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This article was published 19/8/2010 (2527 days ago), so information in it may no longer be current.
WINNIPEG -- A Manitoba family has launched a lawsuit against a rural hospital, alleging medical staff gave their relative a lethal dose of morphine to treat pain in his right knee.
The family of Henry Peters Dyck filed a statement of claim against the South Eastman Regional Health Authority last month, seeking damages for negligence the family alleges contributed to his death.
Documents filed in Manitoba's Court of Queen's Bench say Dyck suffered a heart attack and died on Aug. 2, 2008, in Bethesda Hospital in Steinbach, after he overdosed on morphine administered by staff.
The allegations in the court documents have not been proven in court. The documents say Dyck was admitted to hospital on July 23, 2008, with hemarthrosis in his right knee, a condition involving pain and bleeding in the joint.
The statement of claim alleges that, on Aug. 1, a nurse gave Dyck a cup containing 100 milligrams of morphine, as opposed to the 20 milligrams he was supposed to ingest at that time.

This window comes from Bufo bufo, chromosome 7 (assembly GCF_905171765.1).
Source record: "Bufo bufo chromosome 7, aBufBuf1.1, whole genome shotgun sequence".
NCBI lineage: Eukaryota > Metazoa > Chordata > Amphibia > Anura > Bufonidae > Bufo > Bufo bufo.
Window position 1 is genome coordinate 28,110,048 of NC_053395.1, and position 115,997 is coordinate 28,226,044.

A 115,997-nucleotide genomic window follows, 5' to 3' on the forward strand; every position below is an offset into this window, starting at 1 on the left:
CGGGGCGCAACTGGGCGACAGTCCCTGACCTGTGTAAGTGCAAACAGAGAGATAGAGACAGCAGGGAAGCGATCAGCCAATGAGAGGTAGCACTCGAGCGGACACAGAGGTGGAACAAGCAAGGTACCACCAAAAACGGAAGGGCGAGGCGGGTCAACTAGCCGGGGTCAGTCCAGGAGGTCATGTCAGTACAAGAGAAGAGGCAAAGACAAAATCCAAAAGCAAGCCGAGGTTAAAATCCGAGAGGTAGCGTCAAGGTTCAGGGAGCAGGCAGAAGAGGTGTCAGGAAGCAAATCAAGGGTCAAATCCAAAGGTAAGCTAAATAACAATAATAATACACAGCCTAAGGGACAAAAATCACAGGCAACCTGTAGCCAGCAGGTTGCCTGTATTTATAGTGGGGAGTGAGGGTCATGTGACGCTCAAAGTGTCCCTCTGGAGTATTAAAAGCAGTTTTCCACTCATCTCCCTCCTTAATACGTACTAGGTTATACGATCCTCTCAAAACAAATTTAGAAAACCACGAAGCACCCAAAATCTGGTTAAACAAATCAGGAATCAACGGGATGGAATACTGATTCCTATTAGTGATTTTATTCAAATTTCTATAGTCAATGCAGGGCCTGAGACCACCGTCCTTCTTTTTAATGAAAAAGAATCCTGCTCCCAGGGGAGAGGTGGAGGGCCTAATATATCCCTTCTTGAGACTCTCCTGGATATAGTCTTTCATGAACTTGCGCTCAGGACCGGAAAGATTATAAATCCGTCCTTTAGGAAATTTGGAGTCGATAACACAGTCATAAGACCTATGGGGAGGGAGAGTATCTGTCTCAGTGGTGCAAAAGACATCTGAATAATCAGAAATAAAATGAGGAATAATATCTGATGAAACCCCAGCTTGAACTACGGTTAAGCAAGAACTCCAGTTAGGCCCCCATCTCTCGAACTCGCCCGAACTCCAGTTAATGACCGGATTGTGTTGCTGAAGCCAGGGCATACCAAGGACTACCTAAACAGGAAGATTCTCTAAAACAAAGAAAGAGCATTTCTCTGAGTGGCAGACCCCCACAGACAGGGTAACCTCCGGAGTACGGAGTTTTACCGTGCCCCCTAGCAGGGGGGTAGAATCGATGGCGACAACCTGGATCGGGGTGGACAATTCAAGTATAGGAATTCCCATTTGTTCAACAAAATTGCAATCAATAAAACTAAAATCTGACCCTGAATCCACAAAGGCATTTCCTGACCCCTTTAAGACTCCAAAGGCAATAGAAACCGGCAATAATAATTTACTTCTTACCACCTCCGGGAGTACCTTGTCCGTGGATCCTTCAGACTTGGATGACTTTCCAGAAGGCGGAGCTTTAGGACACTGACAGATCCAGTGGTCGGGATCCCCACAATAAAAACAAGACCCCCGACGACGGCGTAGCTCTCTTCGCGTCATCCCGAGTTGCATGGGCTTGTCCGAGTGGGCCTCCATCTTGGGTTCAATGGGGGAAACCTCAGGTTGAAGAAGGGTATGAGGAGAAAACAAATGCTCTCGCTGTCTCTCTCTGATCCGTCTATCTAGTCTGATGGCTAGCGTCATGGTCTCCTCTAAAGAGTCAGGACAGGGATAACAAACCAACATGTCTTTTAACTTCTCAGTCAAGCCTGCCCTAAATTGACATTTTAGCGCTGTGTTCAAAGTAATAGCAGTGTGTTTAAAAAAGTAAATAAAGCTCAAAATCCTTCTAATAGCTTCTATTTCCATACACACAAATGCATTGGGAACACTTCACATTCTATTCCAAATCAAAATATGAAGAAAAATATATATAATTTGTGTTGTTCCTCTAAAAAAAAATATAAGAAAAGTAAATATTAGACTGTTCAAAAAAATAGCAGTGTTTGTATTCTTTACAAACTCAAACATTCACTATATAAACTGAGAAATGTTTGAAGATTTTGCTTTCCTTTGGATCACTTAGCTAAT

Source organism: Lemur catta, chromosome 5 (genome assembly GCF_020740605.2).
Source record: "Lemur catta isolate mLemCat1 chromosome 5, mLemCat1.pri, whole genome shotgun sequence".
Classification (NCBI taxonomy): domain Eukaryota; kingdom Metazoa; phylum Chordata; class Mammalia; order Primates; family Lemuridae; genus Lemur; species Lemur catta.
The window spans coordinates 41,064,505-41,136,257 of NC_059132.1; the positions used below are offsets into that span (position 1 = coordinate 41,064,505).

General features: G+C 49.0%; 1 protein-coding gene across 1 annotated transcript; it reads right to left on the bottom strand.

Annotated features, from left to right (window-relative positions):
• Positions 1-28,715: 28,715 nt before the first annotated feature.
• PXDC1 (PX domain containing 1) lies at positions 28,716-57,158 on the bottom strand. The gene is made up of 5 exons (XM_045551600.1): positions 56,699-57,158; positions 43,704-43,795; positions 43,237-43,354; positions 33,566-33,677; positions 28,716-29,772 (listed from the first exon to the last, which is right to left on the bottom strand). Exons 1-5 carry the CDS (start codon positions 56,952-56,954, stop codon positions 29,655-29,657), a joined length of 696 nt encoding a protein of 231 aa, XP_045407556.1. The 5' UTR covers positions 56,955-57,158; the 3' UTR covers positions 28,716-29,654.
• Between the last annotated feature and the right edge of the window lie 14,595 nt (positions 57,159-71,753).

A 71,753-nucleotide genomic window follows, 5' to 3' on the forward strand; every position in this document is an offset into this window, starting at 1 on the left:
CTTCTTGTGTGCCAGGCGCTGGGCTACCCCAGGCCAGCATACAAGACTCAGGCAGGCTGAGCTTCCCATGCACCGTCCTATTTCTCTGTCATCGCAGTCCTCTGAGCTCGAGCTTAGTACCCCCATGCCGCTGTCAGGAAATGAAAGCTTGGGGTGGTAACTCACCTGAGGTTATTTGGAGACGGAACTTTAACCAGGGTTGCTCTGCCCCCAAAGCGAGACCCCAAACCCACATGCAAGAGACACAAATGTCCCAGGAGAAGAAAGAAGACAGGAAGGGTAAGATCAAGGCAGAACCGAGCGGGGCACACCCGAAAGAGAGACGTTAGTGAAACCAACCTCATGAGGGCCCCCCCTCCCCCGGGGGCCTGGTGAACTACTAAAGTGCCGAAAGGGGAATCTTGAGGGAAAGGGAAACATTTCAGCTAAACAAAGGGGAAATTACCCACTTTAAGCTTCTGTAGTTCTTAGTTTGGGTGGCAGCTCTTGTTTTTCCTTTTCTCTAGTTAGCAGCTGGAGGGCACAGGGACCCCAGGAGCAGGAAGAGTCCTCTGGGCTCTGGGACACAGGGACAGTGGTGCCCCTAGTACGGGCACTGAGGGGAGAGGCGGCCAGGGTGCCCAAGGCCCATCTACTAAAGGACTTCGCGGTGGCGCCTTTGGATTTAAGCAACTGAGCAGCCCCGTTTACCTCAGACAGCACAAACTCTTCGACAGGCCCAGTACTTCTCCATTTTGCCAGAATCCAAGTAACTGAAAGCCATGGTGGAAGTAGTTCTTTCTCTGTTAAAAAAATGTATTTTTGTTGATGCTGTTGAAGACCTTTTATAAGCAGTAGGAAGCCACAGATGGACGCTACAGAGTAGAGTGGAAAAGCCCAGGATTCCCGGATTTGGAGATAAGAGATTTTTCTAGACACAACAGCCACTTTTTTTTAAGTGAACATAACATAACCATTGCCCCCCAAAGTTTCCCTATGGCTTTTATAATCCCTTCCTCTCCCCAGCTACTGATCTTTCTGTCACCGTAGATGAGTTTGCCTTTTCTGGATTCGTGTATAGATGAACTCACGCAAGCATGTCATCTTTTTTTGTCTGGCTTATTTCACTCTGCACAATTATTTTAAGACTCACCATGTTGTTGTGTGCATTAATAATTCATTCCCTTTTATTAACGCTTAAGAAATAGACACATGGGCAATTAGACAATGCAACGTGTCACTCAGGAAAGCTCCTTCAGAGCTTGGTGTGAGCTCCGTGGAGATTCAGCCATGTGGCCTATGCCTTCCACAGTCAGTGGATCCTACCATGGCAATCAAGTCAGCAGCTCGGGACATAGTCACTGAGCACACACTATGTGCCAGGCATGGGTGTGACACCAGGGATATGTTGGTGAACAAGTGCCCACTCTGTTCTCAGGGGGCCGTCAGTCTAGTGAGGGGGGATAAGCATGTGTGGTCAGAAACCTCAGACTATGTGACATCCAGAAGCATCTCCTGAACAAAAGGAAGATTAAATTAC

Court documents allege hospital staff attempted to reverse the morphine poisoning under the direction of Dr. Curtis Krahn by pumping his stomach, flushing his bowel and inducing vomiting. None of the measures worked, and Dyck's condition deteriorated until he suffered a heart attack and died four hours after the overdose.
The cause of Dyck's death was subsequently confirmed by an autopsy, court documents said.
South Eastman Regional Health Authority officials would not comment on the lawsuit, but said they take patient-safety issues very seriously.
» Winnipeg Free Press